Lawyer Monthly - May 2022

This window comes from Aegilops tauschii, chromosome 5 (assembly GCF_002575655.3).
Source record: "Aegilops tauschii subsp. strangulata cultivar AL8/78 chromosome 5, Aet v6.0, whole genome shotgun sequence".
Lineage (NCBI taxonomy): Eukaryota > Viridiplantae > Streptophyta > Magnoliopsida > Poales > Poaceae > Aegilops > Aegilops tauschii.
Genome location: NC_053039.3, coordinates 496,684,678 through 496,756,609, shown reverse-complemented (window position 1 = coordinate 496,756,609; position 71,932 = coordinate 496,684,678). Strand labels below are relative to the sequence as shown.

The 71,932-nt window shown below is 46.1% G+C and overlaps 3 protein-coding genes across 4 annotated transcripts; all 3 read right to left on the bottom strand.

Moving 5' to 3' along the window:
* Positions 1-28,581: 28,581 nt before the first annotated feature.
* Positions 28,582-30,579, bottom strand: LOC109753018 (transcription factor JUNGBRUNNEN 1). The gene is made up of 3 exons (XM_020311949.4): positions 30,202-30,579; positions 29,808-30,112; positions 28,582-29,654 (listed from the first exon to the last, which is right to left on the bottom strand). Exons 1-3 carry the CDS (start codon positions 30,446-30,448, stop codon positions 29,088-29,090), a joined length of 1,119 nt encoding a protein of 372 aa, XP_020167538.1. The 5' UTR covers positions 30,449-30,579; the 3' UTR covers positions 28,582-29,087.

First there are the consequences for the overall balance of a group, which can be dangerously endangered when a single branch generates a high ratio of total turnover in Russia, which can push to carefully assess this type of decision. Next, it should be remembered that the first companies that were led to withdraw from Russia – and which communicated widely about it – were those that did not generate significant turnover there, which was therefore more of a PR opportunity than a real economic sacrifice. Many of those who finally decided to withdraw from Russia did not do so by choice but quite simply because, faced with serious supply problems due to the sanctions, they could not do otherwise. This was the case, for example, of Decathlon which, unable to find alternative suppliers in China or Russia, resolved to temporarily cease its activity. Philippa Foot’s tramway dilemma takes on its full meaning here. Take the risk of staying and being portrayed as a financier of an abject war by paying a tax to the 17 MAY 2022 WWW.LAWYER-MONTHLY.COM What should businesses and governments take away from this event in terms of operational resilience? If addiction is the mother of all evil, autonomy is the key to freedom. The European doctrine in force for decades was to strengthen its economic ties with Russia in order to obtain security and stability in relations. It is clear that the result is strictly not up to par, but more importantly, such a strategy generated a real energy dependence. In the same way that too much outsourcing induces dependence on subcontractors – as we have already mentioned in relation to the COVID pandemic – which in the event of a crisis and unexpected event impacts the entire chain of production, an energy dependence with a third state, even if it were a friend for a day, can have dramatic consequences in the event of a diplomatic reversal. Know how to produce in-house and not depend on anyone. This is the obvious, quasi-survivalist asset that governments and businesses alike need to keep in mind. And what you cannot produce, or what you have to buy if you stick to absolute advantage theory, you have to get from enough different people so that in a crisis, you can always keep an alternative solution. Putinist state, or leaving and taking the risk of being nationalised and losing millions of euros in investments that will eventually be recovered by this same state. Another question then arises: in terms of economic stakes, what would benefit the Russian state the most? Moreover, to speak of a “mass departure” is quite popular. L’Oréal, for example, has announced the closure of its 40 stores, but has kept its production plant in Vorsino. Renault has still not withdrawn from the shareholding of the Avtovaz Company – the Russian manufacturer of the LADA brand – of which it owns 68% alongside the Russian state’s 32%, and Accor has not abandoned its portfolio of 56 hotels on Russian territory. The choice must obviously be dictated by one’s conscience, but we must measure the chance such a departure within the framework has of benefiting the Ukrainian cause against the consequences in economic and social matters, particularly in terms of jobs destroyed, that such a decision may induce. “ If addiction is the mother of all evil, autonomy is the key to freedom.

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